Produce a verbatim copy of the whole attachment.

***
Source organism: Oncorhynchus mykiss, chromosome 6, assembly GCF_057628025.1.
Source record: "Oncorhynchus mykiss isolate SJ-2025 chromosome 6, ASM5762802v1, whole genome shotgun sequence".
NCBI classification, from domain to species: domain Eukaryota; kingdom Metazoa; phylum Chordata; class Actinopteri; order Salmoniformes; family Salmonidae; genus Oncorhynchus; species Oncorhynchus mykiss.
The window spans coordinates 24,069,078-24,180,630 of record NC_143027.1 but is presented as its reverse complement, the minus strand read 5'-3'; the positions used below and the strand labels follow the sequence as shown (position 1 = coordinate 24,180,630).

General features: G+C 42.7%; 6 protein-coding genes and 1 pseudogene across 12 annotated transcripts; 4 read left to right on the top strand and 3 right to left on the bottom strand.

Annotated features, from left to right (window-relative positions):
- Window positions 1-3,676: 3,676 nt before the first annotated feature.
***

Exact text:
Source organism: Oncorhynchus mykiss, chromosome 6, assembly GCF_057628025.1.
Source record: "Oncorhynchus mykiss isolate SJ-2025 chromosome 6, ASM5762802v1, whole genome shotgun sequence".
NCBI classification, from domain to species: domain Eukaryota; kingdom Metazoa; phylum Chordata; class Actinopteri; order Salmoniformes; family Salmonidae; genus Oncorhynchus; species Oncorhynchus mykiss.
The window spans coordinates 24,069,078-24,180,630 of record NC_143027.1 but is presented as its reverse complement, the minus strand read 5'-3'; the positions used below and the strand labels follow the sequence as shown (position 1 = coordinate 24,180,630).

General features: G+C 42.7%; 6 protein-coding genes and 1 pseudogene across 12 annotated transcripts; 4 read left to right on the top strand and 3 right to left on the bottom strand.

Annotated features, from left to right (window-relative positions):
- Window positions 1-3,676: 3,676 nt before the first annotated feature.